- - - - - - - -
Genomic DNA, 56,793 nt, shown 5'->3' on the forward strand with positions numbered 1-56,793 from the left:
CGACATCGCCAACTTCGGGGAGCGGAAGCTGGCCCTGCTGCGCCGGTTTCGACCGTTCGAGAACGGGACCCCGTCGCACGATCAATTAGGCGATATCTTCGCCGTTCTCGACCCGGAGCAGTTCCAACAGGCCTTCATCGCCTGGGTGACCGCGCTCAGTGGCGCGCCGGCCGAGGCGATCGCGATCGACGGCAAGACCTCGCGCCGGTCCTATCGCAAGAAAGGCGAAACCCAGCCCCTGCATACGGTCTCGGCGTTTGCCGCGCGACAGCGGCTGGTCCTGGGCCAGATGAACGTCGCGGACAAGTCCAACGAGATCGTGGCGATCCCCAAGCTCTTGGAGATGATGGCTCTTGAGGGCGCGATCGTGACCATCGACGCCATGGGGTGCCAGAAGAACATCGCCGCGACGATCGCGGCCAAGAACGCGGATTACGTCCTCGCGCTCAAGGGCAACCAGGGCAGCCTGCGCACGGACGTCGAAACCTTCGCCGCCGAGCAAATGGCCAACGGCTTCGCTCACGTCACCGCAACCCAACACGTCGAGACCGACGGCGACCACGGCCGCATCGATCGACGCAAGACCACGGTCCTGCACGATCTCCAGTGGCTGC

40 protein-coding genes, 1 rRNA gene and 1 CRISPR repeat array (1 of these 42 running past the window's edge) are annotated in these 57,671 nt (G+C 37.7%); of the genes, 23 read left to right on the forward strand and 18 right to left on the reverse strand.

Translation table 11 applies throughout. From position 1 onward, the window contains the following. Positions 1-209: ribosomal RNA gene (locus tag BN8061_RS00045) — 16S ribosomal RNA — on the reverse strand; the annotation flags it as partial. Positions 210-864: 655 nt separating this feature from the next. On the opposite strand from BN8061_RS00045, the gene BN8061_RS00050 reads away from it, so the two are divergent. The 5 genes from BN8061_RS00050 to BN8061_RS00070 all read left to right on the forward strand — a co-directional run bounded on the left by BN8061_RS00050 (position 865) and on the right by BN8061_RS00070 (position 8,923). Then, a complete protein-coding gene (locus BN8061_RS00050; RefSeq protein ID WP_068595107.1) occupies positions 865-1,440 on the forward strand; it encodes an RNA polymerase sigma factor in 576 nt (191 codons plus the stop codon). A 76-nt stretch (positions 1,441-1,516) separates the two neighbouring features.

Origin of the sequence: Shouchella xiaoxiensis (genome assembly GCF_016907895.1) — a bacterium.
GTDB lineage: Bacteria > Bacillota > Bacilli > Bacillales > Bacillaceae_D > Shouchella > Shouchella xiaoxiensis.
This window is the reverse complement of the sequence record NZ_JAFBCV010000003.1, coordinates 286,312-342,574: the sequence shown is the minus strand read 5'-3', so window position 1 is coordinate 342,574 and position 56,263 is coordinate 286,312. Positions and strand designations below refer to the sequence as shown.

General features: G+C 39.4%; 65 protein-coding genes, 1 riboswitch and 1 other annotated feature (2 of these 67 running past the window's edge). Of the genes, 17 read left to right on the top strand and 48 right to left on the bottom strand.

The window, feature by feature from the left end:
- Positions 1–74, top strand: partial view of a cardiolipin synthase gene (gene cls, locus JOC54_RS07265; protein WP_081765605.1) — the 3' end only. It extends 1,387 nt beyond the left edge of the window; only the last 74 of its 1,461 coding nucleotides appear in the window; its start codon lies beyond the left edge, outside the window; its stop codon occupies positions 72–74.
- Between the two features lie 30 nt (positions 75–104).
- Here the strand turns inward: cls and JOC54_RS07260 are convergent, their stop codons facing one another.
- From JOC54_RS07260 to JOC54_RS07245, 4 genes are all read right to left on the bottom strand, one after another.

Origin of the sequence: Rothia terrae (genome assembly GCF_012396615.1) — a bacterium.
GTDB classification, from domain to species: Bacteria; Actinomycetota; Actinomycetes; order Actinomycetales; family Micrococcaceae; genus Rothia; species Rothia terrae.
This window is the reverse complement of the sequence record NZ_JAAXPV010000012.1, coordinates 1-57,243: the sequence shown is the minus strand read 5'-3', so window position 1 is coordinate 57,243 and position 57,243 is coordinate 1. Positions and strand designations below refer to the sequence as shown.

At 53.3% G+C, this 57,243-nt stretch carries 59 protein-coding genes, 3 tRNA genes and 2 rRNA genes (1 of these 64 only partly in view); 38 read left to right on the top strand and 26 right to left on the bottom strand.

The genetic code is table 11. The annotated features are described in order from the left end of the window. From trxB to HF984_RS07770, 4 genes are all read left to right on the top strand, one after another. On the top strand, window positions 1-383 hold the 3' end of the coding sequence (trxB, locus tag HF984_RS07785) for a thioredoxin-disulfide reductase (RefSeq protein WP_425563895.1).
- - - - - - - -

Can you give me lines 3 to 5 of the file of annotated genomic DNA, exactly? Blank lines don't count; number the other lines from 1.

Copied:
40 protein-coding genes, 1 rRNA gene and 1 CRISPR repeat array (1 of these 42 running past the window's edge) are annotated in these 57,671 nt (G+C 37.7%); of the genes, 23 read left to right on the forward strand and 18 right to left on the reverse strand.

Translation table 11 applies throughout. From position 1 onward, the window contains the following. Positions 1-209: ribosomal RNA gene (locus tag BN8061_RS00045) — 16S ribosomal RNA — on the reverse strand; the annotation flags it as partial. Positions 210-864: 655 nt separating this feature from the next. On the opposite strand from BN8061_RS00045, the gene BN8061_RS00050 reads away from it, so the two are divergent. The 5 genes from BN8061_RS00050 to BN8061_RS00070 all read left to right on the forward strand — a co-directional run bounded on the left by BN8061_RS00050 (position 865) and on the right by BN8061_RS00070 (position 8,923). Then, a complete protein-coding gene (locus BN8061_RS00050; RefSeq protein ID WP_068595107.1) occupies positions 865-1,440 on the forward strand; it encodes an RNA polymerase sigma factor in 576 nt (191 codons plus the stop codon). A 76-nt stretch (positions 1,441-1,516) separates the two neighbouring features.

Origin of the sequence: Shouchella xiaoxiensis (genome assembly GCF_016907895.1) — a bacterium.